Posts like these is where I realize that the average HN crowd is just way too rich. $500k in liquid savings? $1M nest egg before starting? That's an exit event for me.

So many of the entrepreneurs I know just started with whatever money they had and just made things work somehow.


HN has a wide distribution of folks at different career stages, employers, career tracks in the tech industry (and a substantial contingent outside), geographies, etc.

Well-compensated engineers at AppAmaGooBookSoft do quite well for themselves. I hope we can temper “This is not a situation everyone has” without swinging over to the common “... they must be lying about that then” because knowing true market conditions is instrumentally useful to many, many HNers.

Many here started businesses with substantially less; I think I had maybe $2k to my name when I went full time.


I was at a tech company that went through a round of layoffs 2 years ago - I took my 3 month severance ($24k) and started my consulting business with that. Getting fired actually worked out really well for me.


I doubt people jump to "they must be lying", but rather wonder why they would listen to the person in the first place? The decision-making process of a person with $1 million is relevant to a very tiny number of people.


Yet, many don't start anything, despite wanting to.

Financial "success" brings with it a problem. Suddenly there's more to lose than to gain. Once you realize you've "won the lottery" and you find yourself with a nice nest egg, you start worrying more about losing it, than about using it to gain some benefit.

It took me quite a bit of mental effort to break out of that myself. My approach was to mentally write off everything that wasn't super important to me. This helped me to stop worrying about losing my nest egg (and my career), and start taking speculative risks with it.


> Yet, many don't start anything, despite wanting to.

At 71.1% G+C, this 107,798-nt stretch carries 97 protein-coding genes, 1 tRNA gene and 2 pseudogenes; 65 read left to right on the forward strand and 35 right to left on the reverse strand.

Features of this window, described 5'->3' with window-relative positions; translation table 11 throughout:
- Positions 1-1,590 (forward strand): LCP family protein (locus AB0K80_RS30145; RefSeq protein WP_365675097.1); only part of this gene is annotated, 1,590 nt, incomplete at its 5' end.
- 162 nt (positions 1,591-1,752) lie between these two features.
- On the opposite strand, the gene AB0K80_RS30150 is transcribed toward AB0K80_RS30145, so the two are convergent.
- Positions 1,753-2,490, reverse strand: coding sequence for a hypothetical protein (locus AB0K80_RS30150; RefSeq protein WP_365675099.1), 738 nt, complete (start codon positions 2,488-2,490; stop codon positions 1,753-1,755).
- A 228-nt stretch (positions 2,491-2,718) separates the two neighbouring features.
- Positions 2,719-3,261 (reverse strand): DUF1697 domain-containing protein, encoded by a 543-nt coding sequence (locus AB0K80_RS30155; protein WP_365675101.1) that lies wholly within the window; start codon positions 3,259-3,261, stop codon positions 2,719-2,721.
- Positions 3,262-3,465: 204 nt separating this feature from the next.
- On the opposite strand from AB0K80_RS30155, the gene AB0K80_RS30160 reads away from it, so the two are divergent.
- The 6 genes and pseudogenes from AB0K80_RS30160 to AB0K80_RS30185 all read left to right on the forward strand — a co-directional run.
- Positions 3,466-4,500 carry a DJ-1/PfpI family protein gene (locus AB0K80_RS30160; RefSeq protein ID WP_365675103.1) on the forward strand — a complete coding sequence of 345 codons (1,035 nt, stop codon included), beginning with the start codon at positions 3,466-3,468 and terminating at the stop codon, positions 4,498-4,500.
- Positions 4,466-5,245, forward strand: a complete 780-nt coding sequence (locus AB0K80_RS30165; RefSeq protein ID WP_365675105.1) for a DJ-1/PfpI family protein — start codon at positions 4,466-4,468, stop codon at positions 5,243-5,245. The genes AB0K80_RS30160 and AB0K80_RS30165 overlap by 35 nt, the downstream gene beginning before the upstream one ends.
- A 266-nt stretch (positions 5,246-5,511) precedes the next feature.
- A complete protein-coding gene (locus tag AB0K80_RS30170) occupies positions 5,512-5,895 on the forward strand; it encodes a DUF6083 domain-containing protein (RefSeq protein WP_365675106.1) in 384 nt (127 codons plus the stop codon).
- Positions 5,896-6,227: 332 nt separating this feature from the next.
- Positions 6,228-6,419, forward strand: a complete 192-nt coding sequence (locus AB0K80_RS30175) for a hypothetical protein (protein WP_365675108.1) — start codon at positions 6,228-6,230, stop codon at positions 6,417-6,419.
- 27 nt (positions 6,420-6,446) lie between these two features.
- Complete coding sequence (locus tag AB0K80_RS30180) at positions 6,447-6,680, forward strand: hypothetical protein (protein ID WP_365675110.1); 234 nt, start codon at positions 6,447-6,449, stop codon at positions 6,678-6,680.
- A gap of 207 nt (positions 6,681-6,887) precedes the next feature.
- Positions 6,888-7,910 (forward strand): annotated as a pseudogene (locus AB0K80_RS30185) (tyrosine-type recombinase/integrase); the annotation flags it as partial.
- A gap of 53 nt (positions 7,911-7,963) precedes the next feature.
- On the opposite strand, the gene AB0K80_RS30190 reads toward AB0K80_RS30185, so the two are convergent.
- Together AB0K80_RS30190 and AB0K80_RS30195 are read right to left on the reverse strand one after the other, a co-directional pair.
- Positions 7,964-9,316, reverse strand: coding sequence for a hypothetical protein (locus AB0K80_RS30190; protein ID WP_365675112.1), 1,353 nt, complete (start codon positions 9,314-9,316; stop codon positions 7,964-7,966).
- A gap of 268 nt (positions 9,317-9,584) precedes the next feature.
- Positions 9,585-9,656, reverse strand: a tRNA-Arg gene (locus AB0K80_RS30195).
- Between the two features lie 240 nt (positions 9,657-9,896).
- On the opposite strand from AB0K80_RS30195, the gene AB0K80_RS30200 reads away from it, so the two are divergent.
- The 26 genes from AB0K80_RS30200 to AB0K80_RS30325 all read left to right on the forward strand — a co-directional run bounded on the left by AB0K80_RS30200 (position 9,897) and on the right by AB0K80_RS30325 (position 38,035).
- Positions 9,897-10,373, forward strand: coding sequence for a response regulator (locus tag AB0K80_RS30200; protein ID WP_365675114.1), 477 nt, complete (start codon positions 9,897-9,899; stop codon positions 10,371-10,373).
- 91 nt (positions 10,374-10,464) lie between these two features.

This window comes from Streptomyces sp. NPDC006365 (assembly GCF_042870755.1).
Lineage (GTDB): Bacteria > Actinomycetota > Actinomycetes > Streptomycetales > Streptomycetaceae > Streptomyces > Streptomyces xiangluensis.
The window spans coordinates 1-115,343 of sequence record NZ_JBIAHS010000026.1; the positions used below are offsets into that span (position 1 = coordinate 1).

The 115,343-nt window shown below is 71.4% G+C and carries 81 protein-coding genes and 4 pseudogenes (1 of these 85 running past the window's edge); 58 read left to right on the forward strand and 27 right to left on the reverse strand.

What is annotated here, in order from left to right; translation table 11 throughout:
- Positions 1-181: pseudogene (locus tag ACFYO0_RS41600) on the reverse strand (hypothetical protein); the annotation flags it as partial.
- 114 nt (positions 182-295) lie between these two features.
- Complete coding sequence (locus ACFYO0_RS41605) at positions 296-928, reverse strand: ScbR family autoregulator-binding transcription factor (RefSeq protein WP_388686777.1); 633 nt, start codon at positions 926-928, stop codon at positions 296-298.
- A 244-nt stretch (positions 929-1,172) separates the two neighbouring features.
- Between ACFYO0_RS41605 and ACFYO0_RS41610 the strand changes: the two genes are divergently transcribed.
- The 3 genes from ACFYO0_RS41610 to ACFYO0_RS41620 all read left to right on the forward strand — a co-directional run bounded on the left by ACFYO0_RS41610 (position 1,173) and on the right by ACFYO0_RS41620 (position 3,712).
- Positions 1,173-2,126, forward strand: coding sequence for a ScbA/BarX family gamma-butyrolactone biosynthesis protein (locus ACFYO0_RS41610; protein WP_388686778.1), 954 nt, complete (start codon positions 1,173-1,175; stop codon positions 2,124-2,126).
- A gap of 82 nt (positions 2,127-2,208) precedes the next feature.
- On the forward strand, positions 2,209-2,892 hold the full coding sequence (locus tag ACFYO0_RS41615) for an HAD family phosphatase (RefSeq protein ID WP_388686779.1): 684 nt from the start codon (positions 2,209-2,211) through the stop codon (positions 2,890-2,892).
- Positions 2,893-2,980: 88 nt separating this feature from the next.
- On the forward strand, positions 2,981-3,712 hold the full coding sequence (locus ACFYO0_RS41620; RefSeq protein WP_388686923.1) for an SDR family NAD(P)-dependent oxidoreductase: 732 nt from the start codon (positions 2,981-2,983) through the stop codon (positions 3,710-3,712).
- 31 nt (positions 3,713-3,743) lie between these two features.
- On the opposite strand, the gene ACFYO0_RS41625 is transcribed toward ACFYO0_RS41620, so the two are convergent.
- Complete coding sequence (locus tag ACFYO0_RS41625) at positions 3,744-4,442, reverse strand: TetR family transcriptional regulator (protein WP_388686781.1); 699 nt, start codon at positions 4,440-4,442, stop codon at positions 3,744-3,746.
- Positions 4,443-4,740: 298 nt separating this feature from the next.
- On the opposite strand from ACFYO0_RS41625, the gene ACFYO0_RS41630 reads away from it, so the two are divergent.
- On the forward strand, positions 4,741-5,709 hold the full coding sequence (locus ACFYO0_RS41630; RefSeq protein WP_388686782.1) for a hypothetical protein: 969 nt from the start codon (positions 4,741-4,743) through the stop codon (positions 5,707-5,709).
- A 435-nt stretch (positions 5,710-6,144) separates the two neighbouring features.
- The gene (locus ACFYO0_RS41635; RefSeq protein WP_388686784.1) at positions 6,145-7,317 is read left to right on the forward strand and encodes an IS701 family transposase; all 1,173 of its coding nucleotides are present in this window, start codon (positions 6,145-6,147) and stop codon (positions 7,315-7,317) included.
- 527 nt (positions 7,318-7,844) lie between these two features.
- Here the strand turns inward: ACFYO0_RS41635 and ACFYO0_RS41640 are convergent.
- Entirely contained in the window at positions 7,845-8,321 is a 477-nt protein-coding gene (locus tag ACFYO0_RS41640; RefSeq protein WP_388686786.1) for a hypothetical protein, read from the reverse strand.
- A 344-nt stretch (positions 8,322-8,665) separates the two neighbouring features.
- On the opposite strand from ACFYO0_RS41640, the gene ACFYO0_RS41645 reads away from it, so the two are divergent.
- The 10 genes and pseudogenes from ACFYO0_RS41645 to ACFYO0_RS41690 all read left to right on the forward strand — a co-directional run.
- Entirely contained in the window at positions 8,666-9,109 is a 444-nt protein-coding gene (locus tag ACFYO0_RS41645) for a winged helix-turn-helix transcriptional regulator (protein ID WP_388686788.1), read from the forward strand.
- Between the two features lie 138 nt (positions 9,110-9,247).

That's a pretty tone deaf response. Many people don't start something, anything, because they don't have $1.5m in liquid assets sitting around, mate.

I have my own business. I'm writing this from the office we hire. I have tens of thousands in business bank account, not $500k. I have tens of thousands in personal savings, not $500k. You don't need a lot to start, in my opinion, but when you have $500k it's really not a hard decision to start at all.

With $500k you can start, then start, then start, and keep starting and failing over and over, easily, for 5-10 years with that kind of cash.

> Suddenly there's more to lose than to gain. Once you realize you've "won the lottery" and you find yourself with a nice nest egg, you start worrying more about losing it, than about using it to gain some benefit.

I believe this is a sign of a deeper problem, Daniel.

If you can maintain a happy lifestyle on (for example) $50k per year, there's no reason you shouldn't be able to maintain the same lifestyle should you "win the lottery" and find your self with $1.5m in the bank... you simply keep living off of $50k. The lottery winnings are just a bonus you can grow on the side.

Worrying about losing it is, essentially, worrying about being poor. And that's a valid concern for some, but it's not a valid concern for you, sorry.


I think you have misunderstood me. I see it the same way as you do. I’m ready to spend it all while trying, trying, trying... But people in a similar situation as mine keep telling me that I’m bold for taking such a big risk, that they admire my courage, and that they don’t have the same risk appetite as I have. What I’m trying to communicate though is that what I’m doing is not risky or bold. I’m not risking anything consequential, even if I lose 90% of my wealth.

From my own anecdotal observations, people with little to lose (no wealth, early career) are much more willing to start their own business than someone with a successful career and $1M in the bank. This was the point of that paragraph you quoted.


Then I've misunderstood. My apologies.

I think you're right. A lot of people are afraid of being poor. Of losing everything and being on the street. They forget that they can just get a job and start again, really. They're lowest point is a $100k+ job, right?